I recently read an article in The Economist called, “Attacking Iran: Up in the Air,” which says that, “The probability of an attack on Iran’s nuclear programme has been increasing. But the chances of it ending the country’s nuclear ambitions are low.” It reminded me of a passage I read in your book, Occupants, from Sri Lanka 2009: “Put a plastic bag over your head. Tie a belt around your neck. Breathe. That’s the future. If you don’t kill them, they will certainly kill you. Killing you is all they think about, actually. You are on their minds constantly. They can’t sleep at night; hating your freedom prevents them from having a serene rest. The truth is that they are obsessed with killing you. No, really, they have nothing else going on but their thoughts of how to destroy you. Sounds good, doesn’t it? Makes you sleep better at night? Knowing that your way of life is so disturbing to these savages that it takes the largest military in the world to defend your right to eat too much at the food court in the mall? The freedom to go into Target and buy an imported product made in a factory with bad ventilation and low wages paid to overworked humans requires overwhelming force to keep the enemy from your door. They want what you got, even when they’re selling it to you. Must be great to be the object of jealousy so powerful that it drives people mad. The truth is that no one hates freedom more than you. You need the most terrifying armed forces in the world because it is you who hates the freedom of others to such a degree that it is well past obsession and is in fact a psychosis. You are sick. It’s why you stick to your own and make sure to run away from anything that might make you collide with the truth. It is why you are known as the America, the world’s most dangerous nation. Your stolen land, once beautiful, now covered with sore, populated by willfully ignorant cowards who would rather fight than think. A country that underpays and overbreeds so there will never be a shortage of criminals, soldiers, and desperation. The rest of the world sees it even if you can’t. Dig the hubris, taste the death. Touch yourself. Your toxicity turns you on and enslaves millions of others.”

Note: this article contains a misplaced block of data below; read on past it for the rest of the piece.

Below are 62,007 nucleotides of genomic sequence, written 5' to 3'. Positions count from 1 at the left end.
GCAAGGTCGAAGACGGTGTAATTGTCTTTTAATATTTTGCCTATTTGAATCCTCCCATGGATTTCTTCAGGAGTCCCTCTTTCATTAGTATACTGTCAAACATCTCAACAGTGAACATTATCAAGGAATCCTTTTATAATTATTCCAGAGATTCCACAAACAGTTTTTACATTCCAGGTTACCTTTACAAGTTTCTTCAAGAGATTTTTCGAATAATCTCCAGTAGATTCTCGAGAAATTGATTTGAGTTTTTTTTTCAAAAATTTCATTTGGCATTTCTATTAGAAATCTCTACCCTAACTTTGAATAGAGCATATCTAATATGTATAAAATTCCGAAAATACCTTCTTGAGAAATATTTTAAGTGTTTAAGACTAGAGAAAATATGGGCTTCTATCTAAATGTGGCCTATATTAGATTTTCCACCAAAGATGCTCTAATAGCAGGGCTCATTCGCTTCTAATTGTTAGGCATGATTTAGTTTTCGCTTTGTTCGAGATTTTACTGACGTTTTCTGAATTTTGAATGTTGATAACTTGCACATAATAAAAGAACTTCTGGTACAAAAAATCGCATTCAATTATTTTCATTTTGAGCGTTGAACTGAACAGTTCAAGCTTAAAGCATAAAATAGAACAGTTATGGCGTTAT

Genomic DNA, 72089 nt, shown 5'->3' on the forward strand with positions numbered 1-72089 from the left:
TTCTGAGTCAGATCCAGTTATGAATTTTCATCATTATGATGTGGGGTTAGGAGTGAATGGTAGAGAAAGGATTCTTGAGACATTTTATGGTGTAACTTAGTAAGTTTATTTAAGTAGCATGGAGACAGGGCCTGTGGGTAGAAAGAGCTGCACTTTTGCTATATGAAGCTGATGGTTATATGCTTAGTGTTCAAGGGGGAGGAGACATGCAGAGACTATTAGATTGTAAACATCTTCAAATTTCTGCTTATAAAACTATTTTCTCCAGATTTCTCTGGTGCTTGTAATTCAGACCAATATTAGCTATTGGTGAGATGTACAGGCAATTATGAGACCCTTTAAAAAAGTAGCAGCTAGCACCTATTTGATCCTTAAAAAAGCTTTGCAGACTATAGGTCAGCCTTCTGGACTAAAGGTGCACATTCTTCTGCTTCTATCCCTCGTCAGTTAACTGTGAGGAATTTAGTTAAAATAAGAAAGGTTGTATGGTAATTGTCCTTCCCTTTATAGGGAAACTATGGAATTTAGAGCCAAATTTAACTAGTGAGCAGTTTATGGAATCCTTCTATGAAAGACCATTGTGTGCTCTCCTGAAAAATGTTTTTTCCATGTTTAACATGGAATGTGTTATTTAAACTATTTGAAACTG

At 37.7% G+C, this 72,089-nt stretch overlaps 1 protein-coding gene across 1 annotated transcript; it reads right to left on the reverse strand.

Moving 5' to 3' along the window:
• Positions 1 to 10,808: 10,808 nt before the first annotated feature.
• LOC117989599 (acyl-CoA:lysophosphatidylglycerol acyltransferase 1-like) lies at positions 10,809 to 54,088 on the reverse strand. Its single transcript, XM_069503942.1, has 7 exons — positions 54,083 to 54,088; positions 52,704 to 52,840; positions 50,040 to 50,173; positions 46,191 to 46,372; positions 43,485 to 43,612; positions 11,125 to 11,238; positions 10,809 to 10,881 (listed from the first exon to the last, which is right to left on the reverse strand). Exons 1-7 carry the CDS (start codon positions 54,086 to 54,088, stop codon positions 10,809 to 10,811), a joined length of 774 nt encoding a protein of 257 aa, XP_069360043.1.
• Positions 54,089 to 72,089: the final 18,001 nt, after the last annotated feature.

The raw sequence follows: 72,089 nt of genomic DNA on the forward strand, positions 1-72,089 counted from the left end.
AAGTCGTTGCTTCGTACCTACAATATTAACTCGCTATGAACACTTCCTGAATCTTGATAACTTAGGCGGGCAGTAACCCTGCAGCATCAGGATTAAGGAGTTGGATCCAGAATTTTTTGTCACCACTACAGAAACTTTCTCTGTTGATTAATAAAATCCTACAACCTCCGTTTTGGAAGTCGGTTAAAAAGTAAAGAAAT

So is that our solution? To put a plastic bag over our heads, tie a belt around our necks and breathe? Because, every time I read a news article I feel like you’re completely right: America keeps perpetuating the same imperialistic bullshit that leads “them” to want to kill me and the other ignorant cowardice Americans. Is there any solution to this hatred, or I am, along with everyone else, doomed to the same fate as my “fellow Americans?”
No one says you have to fall into that line: you have options. At least you see where things are going. I think people are afraid of admitting that all is not well. You are called a whiner or un-American. It’s like standing on the Titanic as it’s sinking, mentioning that the boat is disappearing under the water and being told to stop your bitching. A lot of people see the virtue of hanging in there and going down with the ship.
Henry, you are coming to Philadelphia for your Long March Tour. I am not from Philadelphia originally, but in recent years, I found out about blatant American terrorism on Americans, specifically in Philadelphia, from living here. I found this transcription of audio from Mumia Abu-Jamal that was played at the anniversary of The MOVE mass murders:
“May 13th 1985 is more than a day of infamy, when a city waged war on its own alleged citizens, but also when a/the city committed massacre, and did so with perfect impunity. When babies were shot and burned alive with their mothers and fathers, and the killers rewarded with honours and pensions while politicians talked and the media mediated mass murder. On that day, the city, armed and assisted by the U.S. government, dropped a bomb on a house and called it law. The fire department watched buildings ignite like matches in the desert and cut off water. The courts of the land turned a blind eye, daubed mud in their socket, and prosecuted Ramona Africa for having the nerve to survive an urban holocaust, jailing her for the crime of not burning to death. Eleven men, women and children died, and not one killer was even charged with a misdemeanor. But on that day, more than MOVE members died. The city died, too. Its politicians died, its media died, its courts died, and its churches and houses of worship died, for they ceased to function, and they served power and money. In a very real sense, the city massacred itself, for one’s faith in such institutions died. They became empty, hollow and dead, but for the shell. May 13th, 1985 is a day that shall live in infamy, but for far more reasons than the obvious. It was the death knell of a system committing suicide. It proved that a man called John Africa spoke powerful truths when he spoke about the nature of the system as corrupt, as flawed, as poisoned. Every day past that date has only proved it even more.